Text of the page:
The California Court of Appeals recently affirmed a decision granting State Farm's special motion to strike a claim in a case involving alleged misrepresentations during a personal injury case.

Click here to view the unpublished decision.

Appellants were tenants in a home belonging to Jeane and Edward Dunne (the "Dunnes") from September of 2000 through the end of 2003. In March of 2003, the appellants discovered mold in the house and from March to October of 2003, they suffered from a variety of illnesses due to the mold. The appellants filed suit against the Dunnes for having failed to correct a water leak that led to the occurrence of the mold and for having actively concealed the water leak. The Dunnes were insured by State Farm throughout the appellants' tenancy and State Farm hired an attorney to defend the Dunnes.

During discovery in the Dunnes' case, State Farm replied to a interrogatory question relating to insurance coverage by only disclosing information relating to the policy in existence at the time of the injuries (although it was a renewal of prior policies that were in effect throughout the appellants' tenancy). State Farm only disclosed the one policy because State Farm had determined that, based on language in the policy, the appellants' injuries were due to "repeated or continuous exposure to the same general condition" and constituted only one occurrence. State Farm also stated in the interrogatory responses that the total coverage available was $500,000, which represented the coverage available under that policy. State Farm's answers to the interrogatories, however, indicated that there was a coverage dispute. The parties subsequently settled the case for $500,000.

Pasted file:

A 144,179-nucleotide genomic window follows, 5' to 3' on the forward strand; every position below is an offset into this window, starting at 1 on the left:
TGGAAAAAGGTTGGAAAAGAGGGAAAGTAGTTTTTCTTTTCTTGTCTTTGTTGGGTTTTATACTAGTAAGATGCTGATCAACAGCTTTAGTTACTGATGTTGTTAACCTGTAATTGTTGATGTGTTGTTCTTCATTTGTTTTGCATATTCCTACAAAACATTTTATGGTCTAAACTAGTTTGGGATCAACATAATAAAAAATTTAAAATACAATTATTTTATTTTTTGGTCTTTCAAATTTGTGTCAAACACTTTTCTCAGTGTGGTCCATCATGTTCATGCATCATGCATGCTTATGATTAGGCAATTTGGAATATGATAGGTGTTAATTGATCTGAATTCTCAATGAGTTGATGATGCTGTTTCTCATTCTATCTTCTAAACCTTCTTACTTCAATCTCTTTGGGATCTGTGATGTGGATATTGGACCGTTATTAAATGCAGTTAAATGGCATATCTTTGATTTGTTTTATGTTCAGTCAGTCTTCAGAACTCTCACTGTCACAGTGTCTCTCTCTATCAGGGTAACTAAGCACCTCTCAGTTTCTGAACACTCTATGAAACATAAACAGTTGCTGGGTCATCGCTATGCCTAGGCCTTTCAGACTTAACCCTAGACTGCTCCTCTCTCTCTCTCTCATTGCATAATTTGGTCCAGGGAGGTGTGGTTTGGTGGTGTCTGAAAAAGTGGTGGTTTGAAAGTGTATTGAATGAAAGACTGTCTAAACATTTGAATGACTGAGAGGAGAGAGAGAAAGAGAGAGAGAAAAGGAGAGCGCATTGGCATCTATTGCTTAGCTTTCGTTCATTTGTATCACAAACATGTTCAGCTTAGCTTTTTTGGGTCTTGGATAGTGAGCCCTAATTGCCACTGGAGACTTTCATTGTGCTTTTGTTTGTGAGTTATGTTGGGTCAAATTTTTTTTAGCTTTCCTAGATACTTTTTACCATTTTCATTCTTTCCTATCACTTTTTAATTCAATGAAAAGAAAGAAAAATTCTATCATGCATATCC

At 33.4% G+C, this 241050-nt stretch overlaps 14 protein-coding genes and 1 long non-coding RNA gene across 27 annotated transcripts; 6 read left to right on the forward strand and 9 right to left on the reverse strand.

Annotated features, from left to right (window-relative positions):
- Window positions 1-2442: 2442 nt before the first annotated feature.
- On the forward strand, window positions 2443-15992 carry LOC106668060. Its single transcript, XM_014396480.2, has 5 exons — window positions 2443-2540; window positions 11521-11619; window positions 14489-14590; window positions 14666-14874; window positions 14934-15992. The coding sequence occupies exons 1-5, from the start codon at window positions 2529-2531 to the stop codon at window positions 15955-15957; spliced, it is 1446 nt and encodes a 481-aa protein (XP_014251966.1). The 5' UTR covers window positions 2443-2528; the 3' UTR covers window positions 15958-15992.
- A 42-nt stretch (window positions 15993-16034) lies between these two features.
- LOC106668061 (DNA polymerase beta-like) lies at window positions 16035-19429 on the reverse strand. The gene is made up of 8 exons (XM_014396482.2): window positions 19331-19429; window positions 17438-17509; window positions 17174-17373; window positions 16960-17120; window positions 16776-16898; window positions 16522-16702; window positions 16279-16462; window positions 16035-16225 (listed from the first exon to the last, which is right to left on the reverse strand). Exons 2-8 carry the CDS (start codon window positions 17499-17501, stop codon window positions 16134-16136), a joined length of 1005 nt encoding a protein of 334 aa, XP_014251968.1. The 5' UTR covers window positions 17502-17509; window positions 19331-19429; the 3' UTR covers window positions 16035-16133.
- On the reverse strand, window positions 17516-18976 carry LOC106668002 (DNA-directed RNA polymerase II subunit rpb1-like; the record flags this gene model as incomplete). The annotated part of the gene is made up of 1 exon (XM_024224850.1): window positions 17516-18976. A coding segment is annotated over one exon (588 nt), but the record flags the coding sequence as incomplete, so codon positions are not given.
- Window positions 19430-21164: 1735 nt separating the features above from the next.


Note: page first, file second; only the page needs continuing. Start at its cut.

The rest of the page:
Upon learning that the Dunnes were covered by State Farm policies throughout the appellants' tenancy, the appellants filed suit against State Farm alleging that it had misrepresented material facts regarding the available coverage. State Farm subsequently filed a motion to strike the claim on the grounds that the activity was protected and that appellants had not established a probability of prevailing on the merits of their case. The trial court granted State Farm's motion and the appellants appealed (the appeal only challenged the court's finding that appellants had not established a probability of success on the merits).

The California Court of Appeals upheld the decision of the trial court, finding that the appellants could not prevail at trial for two reasons. First, the appellants did not offer any proof that the ultimate settlement would have been more than $500,000 if they had been given information about additional policies. Second, the appellants failed to prove that State Farm had misrepresented or failed to disclose a material fact because the policy State Farm produced to appellants clearly said that it was a renewal (indicating that there were prior policies) and because State Farm indicated in its interrogatory responses that there was a dispute about coverage that might implicate the appellants' rights.